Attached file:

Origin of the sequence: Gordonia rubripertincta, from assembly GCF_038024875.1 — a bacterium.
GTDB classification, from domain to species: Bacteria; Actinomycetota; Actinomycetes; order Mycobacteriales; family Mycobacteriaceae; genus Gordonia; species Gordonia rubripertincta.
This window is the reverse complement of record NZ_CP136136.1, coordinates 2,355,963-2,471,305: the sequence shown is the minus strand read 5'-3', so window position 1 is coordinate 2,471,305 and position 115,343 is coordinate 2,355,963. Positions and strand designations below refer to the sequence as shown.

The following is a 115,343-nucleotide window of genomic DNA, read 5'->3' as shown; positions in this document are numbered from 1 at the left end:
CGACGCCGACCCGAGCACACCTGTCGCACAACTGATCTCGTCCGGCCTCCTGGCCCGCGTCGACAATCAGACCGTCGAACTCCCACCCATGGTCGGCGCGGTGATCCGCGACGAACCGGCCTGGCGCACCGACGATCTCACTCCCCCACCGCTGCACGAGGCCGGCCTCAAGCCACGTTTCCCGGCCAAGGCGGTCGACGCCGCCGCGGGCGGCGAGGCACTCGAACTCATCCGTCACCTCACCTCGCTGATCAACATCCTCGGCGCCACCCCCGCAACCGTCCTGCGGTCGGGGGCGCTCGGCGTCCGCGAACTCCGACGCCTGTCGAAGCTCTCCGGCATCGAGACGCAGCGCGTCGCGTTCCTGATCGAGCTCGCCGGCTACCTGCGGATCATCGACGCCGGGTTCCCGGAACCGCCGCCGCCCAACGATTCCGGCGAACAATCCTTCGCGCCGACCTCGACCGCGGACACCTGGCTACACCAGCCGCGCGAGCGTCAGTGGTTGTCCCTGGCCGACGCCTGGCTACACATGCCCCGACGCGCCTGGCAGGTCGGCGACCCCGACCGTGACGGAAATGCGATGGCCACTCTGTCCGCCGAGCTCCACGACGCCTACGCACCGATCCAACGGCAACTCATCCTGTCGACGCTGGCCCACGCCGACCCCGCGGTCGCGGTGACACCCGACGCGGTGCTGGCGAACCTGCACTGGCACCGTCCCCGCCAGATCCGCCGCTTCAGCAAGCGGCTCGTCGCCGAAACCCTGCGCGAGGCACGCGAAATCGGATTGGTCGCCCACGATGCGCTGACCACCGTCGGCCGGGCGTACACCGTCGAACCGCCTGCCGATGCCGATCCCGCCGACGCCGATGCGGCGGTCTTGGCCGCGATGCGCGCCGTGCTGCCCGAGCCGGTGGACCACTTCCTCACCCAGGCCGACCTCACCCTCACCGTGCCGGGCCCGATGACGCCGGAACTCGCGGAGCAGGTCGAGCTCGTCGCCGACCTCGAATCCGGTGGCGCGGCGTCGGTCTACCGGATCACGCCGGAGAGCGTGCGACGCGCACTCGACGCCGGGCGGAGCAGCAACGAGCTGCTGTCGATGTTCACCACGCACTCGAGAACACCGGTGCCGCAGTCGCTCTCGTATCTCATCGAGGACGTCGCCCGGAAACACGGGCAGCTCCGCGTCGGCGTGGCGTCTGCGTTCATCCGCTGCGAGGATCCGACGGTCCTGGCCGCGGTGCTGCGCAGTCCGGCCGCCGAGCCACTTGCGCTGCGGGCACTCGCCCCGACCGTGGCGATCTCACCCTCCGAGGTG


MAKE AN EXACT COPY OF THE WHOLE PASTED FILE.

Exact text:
Origin of the sequence: Gordonia rubripertincta, from assembly GCF_038024875.1 — a bacterium.
GTDB classification, from domain to species: Bacteria; Actinomycetota; Actinomycetes; order Mycobacteriales; family Mycobacteriaceae; genus Gordonia; species Gordonia rubripertincta.
This window is the reverse complement of record NZ_CP136136.1, coordinates 2,355,963-2,471,305: the sequence shown is the minus strand read 5'-3', so window position 1 is coordinate 2,471,305 and position 115,343 is coordinate 2,355,963. Positions and strand designations below refer to the sequence as shown.

The following is a 115,343-nucleotide window of genomic DNA, read 5'->3' as shown; positions in this document are numbered from 1 at the left end:
CGACGCCGACCCGAGCACACCTGTCGCACAACTGATCTCGTCCGGCCTCCTGGCCCGCGTCGACAATCAGACCGTCGAACTCCCACCCATGGTCGGCGCGGTGATCCGCGACGAACCGGCCTGGCGCACCGACGATCTCACTCCCCCACCGCTGCACGAGGCCGGCCTCAAGCCACGTTTCCCGGCCAAGGCGGTCGACGCCGCCGCGGGCGGCGAGGCACTCGAACTCATCCGTCACCTCACCTCGCTGATCAACATCCTCGGCGCCACCCCCGCAACCGTCCTGCGGTCGGGGGCGCTCGGCGTCCGCGAACTCCGACGCCTGTCGAAGCTCTCCGGCATCGAGACGCAGCGCGTCGCGTTCCTGATCGAGCTCGCCGGCTACCTGCGGATCATCGACGCCGGGTTCCCGGAACCGCCGCCGCCCAACGATTCCGGCGAACAATCCTTCGCGCCGACCTCGACCGCGGACACCTGGCTACACCAGCCGCGCGAGCGTCAGTGGTTGTCCCTGGCCGACGCCTGGCTACACATGCCCCGACGCGCCTGGCAGGTCGGCGACCCCGACCGTGACGGAAATGCGATGGCCACTCTGTCCGCCGAGCTCCACGACGCCTACGCACCGATCCAACGGCAACTCATCCTGTCGACGCTGGCCCACGCCGACCCCGCGGTCGCGGTGACACCCGACGCGGTGCTGGCGAACCTGCACTGGCACCGTCCCCGCCAGATCCGCCGCTTCAGCAAGCGGCTCGTCGCCGAAACCCTGCGCGAGGCACGCGAAATCGGATTGGTCGCCCACGATGCGCTGACCACCGTCGGCCGGGCGTACACCGTCGAACCGCCTGCCGATGCCGATCCCGCCGACGCCGATGCGGCGGTCTTGGCCGCGATGCGCGCCGTGCTGCCCGAGCCGGTGGACCACTTCCTCACCCAGGCCGACCTCACCCTCACCGTGCCGGGCCCGATGACGCCGGAACTCGCGGAGCAGGTCGAGCTCGTCGCCGACCTCGAATCCGGTGGCGCGGCGTCGGTCTACCGGATCACGCCGGAGAGCGTGCGACGCGCACTCGACGCCGGGCGGAGCAGCAACGAGCTGCTGTCGATGTTCACCACGCACTCGAGAACACCGGTGCCGCAGTCGCTCTCGTATCTCATCGAGGACGTCGCCCGGAAACACGGGCAGCTCCGCGTCGGCGTGGCGTCTGCGTTCATCCGCTGCGAGGATCCGACGGTCCTGGCCGCGGTGCTGCGCAGTCCGGCCGCCGAGCCACTTGCGCTGCGGGCACTCGCCCCGACCGTGGCGATCTCACCCTCCGAGGTG